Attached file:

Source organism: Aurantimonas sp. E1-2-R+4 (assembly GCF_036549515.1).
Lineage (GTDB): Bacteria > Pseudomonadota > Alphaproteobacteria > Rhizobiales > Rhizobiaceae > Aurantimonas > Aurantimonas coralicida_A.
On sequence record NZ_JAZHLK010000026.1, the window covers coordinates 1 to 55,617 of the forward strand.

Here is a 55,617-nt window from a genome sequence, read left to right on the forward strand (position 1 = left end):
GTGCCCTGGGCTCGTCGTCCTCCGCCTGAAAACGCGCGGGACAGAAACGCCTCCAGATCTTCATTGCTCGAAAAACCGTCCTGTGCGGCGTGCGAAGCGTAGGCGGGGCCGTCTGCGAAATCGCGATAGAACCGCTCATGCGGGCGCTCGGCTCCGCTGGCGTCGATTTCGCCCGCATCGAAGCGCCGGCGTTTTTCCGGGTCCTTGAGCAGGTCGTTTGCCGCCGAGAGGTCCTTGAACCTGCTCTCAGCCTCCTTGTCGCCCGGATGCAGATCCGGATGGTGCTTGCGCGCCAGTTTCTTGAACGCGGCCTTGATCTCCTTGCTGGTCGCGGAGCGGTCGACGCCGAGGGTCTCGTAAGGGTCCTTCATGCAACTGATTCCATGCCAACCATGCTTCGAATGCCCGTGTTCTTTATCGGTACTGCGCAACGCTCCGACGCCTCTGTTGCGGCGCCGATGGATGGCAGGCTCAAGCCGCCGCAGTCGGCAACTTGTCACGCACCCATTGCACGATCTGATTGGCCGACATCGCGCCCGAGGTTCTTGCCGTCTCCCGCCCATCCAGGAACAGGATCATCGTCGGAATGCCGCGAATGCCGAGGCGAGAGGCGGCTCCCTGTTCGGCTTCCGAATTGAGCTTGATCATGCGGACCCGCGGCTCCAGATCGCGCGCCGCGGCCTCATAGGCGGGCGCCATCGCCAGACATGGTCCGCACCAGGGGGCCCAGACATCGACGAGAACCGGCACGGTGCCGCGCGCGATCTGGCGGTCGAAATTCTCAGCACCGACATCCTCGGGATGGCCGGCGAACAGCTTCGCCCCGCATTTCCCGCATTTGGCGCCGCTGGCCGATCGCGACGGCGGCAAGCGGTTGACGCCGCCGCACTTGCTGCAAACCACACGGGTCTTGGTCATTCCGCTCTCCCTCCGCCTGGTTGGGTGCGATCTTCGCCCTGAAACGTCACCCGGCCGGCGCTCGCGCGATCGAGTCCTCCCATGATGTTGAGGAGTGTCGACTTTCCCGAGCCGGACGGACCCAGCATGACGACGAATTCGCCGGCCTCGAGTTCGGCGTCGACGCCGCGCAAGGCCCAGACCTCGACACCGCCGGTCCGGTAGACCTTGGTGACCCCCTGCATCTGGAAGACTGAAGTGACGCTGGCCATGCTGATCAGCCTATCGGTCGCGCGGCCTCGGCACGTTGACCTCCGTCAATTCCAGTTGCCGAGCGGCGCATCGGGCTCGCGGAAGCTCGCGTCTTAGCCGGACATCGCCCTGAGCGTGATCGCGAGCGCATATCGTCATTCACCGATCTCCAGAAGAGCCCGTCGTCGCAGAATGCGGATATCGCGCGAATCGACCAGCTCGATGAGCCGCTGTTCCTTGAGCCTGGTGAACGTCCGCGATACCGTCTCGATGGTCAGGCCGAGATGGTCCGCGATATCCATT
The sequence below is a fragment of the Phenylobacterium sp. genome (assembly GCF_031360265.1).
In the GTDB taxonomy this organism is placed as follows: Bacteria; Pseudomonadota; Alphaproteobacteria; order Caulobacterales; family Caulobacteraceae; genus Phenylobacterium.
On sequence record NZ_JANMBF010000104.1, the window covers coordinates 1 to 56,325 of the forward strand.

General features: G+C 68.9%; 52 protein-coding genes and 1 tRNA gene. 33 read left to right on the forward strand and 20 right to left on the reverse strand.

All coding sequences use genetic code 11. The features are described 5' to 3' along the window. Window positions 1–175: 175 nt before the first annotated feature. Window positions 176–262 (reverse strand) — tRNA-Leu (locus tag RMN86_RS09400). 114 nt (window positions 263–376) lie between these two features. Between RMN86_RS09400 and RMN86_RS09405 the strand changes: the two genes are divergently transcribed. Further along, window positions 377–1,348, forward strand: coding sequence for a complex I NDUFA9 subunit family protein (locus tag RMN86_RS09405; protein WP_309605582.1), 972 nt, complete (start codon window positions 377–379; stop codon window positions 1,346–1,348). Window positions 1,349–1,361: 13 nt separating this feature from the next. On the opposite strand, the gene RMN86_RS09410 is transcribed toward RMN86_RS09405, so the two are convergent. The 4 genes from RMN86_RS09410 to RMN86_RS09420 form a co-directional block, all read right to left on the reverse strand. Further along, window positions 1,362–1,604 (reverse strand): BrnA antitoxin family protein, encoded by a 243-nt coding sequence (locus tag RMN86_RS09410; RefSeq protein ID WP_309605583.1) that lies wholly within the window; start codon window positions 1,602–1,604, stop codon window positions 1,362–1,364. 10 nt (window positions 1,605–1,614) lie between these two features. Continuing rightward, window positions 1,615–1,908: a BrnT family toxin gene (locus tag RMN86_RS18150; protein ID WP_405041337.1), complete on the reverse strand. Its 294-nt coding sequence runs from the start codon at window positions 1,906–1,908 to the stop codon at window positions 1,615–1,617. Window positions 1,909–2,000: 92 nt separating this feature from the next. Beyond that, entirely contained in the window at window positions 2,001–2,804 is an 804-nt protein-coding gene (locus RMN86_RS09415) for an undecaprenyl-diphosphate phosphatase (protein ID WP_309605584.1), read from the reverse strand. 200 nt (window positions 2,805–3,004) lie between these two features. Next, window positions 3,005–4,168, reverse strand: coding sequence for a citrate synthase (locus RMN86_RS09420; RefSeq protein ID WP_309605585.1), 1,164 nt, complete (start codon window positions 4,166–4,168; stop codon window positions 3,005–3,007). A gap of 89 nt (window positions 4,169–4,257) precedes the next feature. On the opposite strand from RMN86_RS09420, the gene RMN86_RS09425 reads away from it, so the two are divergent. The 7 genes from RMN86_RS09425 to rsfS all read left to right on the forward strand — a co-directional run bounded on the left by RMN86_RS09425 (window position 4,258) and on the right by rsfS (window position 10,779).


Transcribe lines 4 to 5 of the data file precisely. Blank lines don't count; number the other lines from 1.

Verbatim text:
Here is a 55,617-nt window from a genome sequence, read left to right on the forward strand (position 1 = left end):
GTGCCCTGGGCTCGTCGTCCTCCGCCTGAAAACGCGCGGGACAGAAACGCCTCCAGATCTTCATTGCTCGAAAAACCGTCCTGTGCGGCGTGCGAAGCGTAGGCGGGGCCGTCTGCGAAATCGCGATAGAACCGCTCATGCGGGCGCTCGGCTCCGCTGGCGTCGATTTCGCCCGCATCGAAGCGCCGGCGTTTTTCCGGGTCCTTGAGCAGGTCGTTTGCCGCCGAGAGGTCCTTGAACCTGCTCTCAGCCTCCTTGTCGCCCGGATGCAGATCCGGATGGTGCTTGCGCGCCAGTTTCTTGAACGCGGCCTTGATCTCCTTGCTGGTCGCGGAGCGGTCGACGCCGAGGGTCTCGTAAGGGTCCTTCATGCAACTGATTCCATGCCAACCATGCTTCGAATGCCCGTGTTCTTTATCGGTACTGCGCAACGCTCCGACGCCTCTGTTGCGGCGCCGATGGATGGCAGGCTCAAGCCGCCGCAGTCGGCAACTTGTCACGCACCCATTGCACGATCTGATTGGCCGACATCGCGCCCGAGGTTCTTGCCGTCTCCCGCCCATCCAGGAACAGGATCATCGTCGGAATGCCGCGAATGCCGAGGCGAGAGGCGGCTCCCTGTTCGGCTTCCGAATTGAGCTTGATCATGCGGACCCGCGGCTCCAGATCGCGCGCCGCGGCCTCATAGGCGGGCGCCATCGCCAGACATGGTCCGCACCAGGGGGCCCAGACATCGACGAGAACCGGCACGGTGCCGCGCGCGATCTGGCGGTCGAAATTCTCAGCACCGACATCCTCGGGATGGCCGGCGAACAGCTTCGCCCCGCATTTCCCGCATTTGGCGCCGCTGGCCGATCGCGACGGCGGCAAGCGGTTGACGCCGCCGCACTTGCTGCAAACCACACGGGTCTTGGTCATTCCGCTCTCCCTCCGCCTGGTTGGGTGCGATCTTCGCCCTGAAACGTCACCCGGCCGGCGCTCGCGCGATCGAGTCCTCCCATGATGTTGAGGAGTGTCGACTTTCCCGAGCCGGACGGACCCAGCATGACGACGAATTCGCCGGCCTCGAGTTCGGCGTCGACGCCGCGCAAGGCCCAGACCTCGACACCGCCGGTCCGGTAGACCTTGGTGACCCCCTGCATCTGGAAGACTGAAGTGACGCTGGCCATGCTGATCAGCCTATCGGTCGCGCGGCCTCGGCACGTTGACCTCCGTCAATTCCAGTTGCCGAGCGGCGCATCGGGCTCGCGGAAGCTCGCGTCTTAGCCGGACATCGCCCTGAGCGTGATCGCGAGCGCATATCGTCATTCACCGATCTCCAGAAGAGCCCGTCGTCGCAGAATGCGGATATCGCGCGAATCGACCAGCTCGATGAGCCGCTGTTCCTTGAGCCTGGTGAACGTCCGCGATACCGTCTCGATGGTCAGGCCGAGATGGTCCGCGATATCCATT